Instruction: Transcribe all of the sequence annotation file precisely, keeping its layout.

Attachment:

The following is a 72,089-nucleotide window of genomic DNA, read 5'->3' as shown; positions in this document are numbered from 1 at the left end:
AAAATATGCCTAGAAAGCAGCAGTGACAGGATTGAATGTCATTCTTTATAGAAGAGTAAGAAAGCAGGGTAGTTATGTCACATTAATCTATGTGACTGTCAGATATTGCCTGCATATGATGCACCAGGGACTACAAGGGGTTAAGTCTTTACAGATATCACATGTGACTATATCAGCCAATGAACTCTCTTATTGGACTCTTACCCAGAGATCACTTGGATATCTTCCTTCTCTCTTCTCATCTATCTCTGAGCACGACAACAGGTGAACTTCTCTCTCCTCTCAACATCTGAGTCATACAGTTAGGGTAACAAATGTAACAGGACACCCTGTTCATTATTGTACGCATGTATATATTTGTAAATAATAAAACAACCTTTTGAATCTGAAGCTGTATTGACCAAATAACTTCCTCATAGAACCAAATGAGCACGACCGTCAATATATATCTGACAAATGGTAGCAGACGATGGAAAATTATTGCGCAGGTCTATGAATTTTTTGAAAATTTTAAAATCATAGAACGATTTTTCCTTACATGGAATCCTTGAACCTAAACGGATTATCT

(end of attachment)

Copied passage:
The following is a 72,089-nucleotide window of genomic DNA, read 5'->3' as shown; positions in this document are numbered from 1 at the left end:
AAAATATGCCTAGAAAGCAGCAGTGACAGGATTGAATGTCATTCTTTATAGAAGAGTAAGAAAGCAGGGTAGTTATGTCACATTAATCTATGTGACTGTCAGATATTGCCTGCATATGATGCACCAGGGACTACAAGGGGTTAAGTCTTTACAGATATCACATGTGACTATATCAGCCAATGAACTCTCTTATTGGACTCTTACCCAGAGATCACTTGGATATCTTCCTTCTCTCTTCTCATCTATCTCTGAGCACGACAACAGGTGAACTTCTCTCTCCTCTCAACATCTGAGTCATACAGTTAGGGTAACAAATGTAACAGGACACCCTGTTCATTATTGTACGCATGTATATATTTGTAAATAATAAAACAACCTTTTGAATCTGAAGCTGTATTGACCAAATAACTTCCTCATAGAACCAAATGAGCACGACCGTCAATATATATCTGACAAATGGTAGCAGACGATGGAAAATTATTGCGCAGGTCTATGAATTTTTTGAAAATTTTAAAATCATAGAACGATTTTTCCTTACATGGAATCCTTGAACCTAAACGGATTATCT